My colleague and fellow Florida wildfire mitigation specialist Melissa Yunas shared a great story with me this week about a "poster child" Firewise home and her meeting with the homeowner. Melissa was serving as a Public Information Officer on the Heather Fire in St. Lucie County, which affected 240 homes in 4 communities. In the extremely busy time following a major wildfire, Melissa was thrilled to find the owner of a home that survived - since she had pegged that home as a perfect Firewise example some time before.

Melissa wrote:

"Days after a major wildfire, the information officer is extremely busy because they (1) want to reassure the community that FFS will still be here because the residents still see smoke and hot spots (2) must continue to do interviews because the media is extremely interested and they want their own “spin” on the story (3) want [to] document the incident for educating other communities at risk. The Heather Wildfire affected over 240 homes in 4 communities; I went to almost every home passing out educational flyers and talking to concerned homeowners.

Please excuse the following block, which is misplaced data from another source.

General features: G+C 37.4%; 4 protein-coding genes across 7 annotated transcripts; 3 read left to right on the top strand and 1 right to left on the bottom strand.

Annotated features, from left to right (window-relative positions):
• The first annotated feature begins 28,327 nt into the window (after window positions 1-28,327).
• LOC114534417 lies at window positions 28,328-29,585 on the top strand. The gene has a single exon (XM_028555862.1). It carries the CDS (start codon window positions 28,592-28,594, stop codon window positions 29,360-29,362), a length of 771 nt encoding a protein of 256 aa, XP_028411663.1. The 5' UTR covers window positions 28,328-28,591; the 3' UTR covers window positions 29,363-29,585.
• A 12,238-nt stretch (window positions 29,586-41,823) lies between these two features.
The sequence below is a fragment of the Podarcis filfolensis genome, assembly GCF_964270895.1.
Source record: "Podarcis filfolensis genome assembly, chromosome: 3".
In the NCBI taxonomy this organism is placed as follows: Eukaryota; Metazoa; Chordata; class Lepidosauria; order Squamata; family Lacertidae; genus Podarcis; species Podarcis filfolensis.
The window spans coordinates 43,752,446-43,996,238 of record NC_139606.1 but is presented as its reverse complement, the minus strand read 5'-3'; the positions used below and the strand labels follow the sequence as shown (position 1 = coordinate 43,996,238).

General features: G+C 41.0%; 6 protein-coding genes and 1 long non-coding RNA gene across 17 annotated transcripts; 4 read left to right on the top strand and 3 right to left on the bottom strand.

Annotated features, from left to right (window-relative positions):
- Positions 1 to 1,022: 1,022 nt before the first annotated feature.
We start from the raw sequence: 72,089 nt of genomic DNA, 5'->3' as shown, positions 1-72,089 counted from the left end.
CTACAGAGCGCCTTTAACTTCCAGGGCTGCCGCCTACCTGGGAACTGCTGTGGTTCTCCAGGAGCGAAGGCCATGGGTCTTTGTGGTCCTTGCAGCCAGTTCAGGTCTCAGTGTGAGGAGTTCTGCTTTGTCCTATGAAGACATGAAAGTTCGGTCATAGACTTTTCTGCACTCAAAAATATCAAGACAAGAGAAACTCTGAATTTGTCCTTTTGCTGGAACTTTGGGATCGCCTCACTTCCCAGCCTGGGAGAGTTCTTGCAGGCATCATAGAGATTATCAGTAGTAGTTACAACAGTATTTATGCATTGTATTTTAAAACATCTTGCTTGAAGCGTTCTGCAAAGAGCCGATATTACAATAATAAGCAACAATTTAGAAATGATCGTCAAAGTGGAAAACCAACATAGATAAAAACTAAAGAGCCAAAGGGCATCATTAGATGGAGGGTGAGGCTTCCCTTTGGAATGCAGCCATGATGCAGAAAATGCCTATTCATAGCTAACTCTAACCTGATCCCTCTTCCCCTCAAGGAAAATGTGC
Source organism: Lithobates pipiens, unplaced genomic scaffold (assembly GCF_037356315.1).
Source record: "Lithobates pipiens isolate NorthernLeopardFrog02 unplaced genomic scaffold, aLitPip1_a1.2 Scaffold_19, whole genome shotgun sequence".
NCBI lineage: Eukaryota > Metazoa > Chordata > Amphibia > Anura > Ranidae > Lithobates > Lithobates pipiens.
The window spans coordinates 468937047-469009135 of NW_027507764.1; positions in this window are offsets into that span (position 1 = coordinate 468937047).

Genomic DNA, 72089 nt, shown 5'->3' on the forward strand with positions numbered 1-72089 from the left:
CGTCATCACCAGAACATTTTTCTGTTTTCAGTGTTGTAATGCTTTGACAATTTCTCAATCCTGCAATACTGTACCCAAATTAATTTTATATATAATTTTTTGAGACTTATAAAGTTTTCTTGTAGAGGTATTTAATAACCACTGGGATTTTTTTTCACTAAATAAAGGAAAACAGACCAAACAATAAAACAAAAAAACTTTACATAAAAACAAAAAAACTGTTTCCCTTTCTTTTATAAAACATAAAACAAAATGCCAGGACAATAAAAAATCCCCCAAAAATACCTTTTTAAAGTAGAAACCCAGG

Two days after the wildfire, I met up with a news crew who were out interviewing a homeowner whoseFLPub house survived. I sat and patiently waited for them. I looked over at the homeowner doing the interview then looked over at the house. The house looked very familiar. It took me a second look to recognize the home was on the cover of our NEWSouth Florida Wildfire Landscaping Guide

I immediately jumped out of the car and ran over to the news crew/homeowner. While the homeowner was interviewing with the news crew, I enthusiastically gave the homeowner a copy of the publication.

I explained to him that a year ago I drove through my high risk areas looking for the “perfect” Firewise home that would be a shining example for other homeowners. I took at least fifty pictures of different homes in different communities in six counties; his home was picture perfect. It had a beautiful well-maintained lawn that was fifty feet away from the dense woods and less flammable plants near the home.